China released plans on Tuesday to start a giant market to trade credits for the right to emit planet-warming greenhouse gases. The nationwide market would initially cover only China’s vast, state-dominated power generation sector, which produced...

The China-India Row That Spells Disaster for Flood Victims

Navin Singh Khadka
BBC
Fear of flooding has been growing in the Indian state of Assam ever since upstream China stopped sharing river data crucial for issuing early warnings.

China Plans to Kill Local Subsidies for Electric Cars

Bloomberg News
Bloomberg
The Ministry of Finance is working on a plan that would mandate authorities to phase out the incentives to discourage protectionism and help rein in state expenditure, people familiar with the matter said, asking not to be identified discussing...

Viewpoint

12.14.17

Can Environmental Lawsuits in China Succeed?

Stanley Lubman
Air and water pollution are rising in China, and so is the number of lawsuits against polluters. Access to the courts is growing: Chinese prosecutors and some NGOs have been empowered to sue polluters, and activist lawyers increasingly participate...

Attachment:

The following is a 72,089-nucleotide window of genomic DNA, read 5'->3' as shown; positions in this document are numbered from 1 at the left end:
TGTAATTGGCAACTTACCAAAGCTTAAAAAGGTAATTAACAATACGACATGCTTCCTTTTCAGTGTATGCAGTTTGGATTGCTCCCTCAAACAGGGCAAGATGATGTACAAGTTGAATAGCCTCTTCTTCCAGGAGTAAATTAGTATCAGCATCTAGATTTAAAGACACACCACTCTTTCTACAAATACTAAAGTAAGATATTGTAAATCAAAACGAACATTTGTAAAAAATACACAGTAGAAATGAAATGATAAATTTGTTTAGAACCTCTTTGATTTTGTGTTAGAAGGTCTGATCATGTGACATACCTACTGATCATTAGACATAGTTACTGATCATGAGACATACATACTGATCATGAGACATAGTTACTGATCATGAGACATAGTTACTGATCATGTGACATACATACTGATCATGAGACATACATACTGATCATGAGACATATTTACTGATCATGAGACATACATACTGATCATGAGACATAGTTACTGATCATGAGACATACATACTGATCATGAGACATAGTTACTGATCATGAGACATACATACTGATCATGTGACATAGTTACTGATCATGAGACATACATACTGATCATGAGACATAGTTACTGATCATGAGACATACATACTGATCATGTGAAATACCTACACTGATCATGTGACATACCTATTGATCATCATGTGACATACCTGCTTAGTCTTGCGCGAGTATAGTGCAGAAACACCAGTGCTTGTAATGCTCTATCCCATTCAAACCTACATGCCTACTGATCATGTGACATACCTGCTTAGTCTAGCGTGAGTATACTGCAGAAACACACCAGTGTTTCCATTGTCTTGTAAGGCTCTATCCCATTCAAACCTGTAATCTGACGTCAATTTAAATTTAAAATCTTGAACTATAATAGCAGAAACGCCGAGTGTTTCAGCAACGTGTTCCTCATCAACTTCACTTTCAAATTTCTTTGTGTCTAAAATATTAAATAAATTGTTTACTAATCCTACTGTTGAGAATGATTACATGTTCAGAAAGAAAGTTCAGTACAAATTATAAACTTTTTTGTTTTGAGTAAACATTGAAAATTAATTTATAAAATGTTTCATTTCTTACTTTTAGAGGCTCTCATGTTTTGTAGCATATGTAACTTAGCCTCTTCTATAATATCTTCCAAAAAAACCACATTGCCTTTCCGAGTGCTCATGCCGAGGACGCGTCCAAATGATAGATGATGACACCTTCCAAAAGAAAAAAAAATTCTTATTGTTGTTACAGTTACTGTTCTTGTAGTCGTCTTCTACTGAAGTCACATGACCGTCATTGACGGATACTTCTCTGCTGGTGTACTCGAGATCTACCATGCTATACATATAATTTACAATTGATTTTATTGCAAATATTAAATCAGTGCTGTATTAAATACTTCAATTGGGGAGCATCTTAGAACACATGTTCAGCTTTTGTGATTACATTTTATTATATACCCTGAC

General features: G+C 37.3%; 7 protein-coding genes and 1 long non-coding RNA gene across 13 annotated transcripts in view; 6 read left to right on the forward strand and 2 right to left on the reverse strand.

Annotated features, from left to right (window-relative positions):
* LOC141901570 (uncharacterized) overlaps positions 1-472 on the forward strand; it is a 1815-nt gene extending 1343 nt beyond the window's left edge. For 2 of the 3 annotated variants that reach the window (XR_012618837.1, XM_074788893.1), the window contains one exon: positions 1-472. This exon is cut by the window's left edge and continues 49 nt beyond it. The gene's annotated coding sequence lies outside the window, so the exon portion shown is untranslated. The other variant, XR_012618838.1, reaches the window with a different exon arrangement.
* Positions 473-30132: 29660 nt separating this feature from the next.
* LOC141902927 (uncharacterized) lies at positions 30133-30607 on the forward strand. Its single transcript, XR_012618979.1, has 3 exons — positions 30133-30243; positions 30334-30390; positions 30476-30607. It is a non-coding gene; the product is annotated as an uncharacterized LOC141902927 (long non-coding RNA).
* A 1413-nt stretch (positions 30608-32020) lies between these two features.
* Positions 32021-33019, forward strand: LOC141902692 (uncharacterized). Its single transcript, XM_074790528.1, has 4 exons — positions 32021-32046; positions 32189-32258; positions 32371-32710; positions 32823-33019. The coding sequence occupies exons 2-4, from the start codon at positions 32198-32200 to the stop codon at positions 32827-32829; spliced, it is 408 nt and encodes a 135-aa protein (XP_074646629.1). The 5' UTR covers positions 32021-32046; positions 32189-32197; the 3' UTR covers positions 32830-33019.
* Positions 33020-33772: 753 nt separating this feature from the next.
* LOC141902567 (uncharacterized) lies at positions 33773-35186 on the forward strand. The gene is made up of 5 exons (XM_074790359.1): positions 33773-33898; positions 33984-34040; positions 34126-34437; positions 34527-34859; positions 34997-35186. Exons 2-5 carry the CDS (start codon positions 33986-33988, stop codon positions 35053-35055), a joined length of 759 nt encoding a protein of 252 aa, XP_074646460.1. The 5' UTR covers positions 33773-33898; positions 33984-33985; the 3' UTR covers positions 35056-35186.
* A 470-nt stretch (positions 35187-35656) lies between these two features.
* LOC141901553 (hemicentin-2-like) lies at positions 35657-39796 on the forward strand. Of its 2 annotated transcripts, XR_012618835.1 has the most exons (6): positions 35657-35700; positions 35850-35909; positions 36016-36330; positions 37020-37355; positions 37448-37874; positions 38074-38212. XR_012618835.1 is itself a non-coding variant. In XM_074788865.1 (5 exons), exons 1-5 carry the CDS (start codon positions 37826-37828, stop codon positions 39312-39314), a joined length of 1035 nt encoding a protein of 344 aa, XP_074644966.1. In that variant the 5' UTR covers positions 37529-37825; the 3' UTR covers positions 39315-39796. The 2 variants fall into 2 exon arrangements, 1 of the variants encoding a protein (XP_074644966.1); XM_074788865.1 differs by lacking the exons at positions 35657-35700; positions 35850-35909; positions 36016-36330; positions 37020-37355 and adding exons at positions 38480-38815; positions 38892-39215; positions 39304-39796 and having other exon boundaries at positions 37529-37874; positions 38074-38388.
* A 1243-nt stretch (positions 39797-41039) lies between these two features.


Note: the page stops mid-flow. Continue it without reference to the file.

Need Stretchy Pants? China's Energy Squeeze May Mean Higher Prices

Keith Bradsher
New York Times
Homes, businesses and even hospitals across northern China are running short of natural gas. Some schoolchildren are shivering. And in the chemical industry — well, the spandex supply is getting tight.

Rich Countries Are Reducing Their Emissions—by Exporting Them to China

Quartz
Historical greenhouse-gas emissions data make clear that much of the burden of climate change lies with rich countries. The US, the UK, Germany, and others built their economies burning fossil fuels without thinking about the consequences.

Conversation

12.06.17

Apple in China: WTF?

Samuel Wade, Shaun Rein & more
In November, the non-profit watchdog Freedom House called China “the worst abuser of Internet freedom” of the 65 countries it surveyed. And yet, on December 3, Apple CEO Tim Cook keynoted China’s annual World Internet Conference. “The theme of this...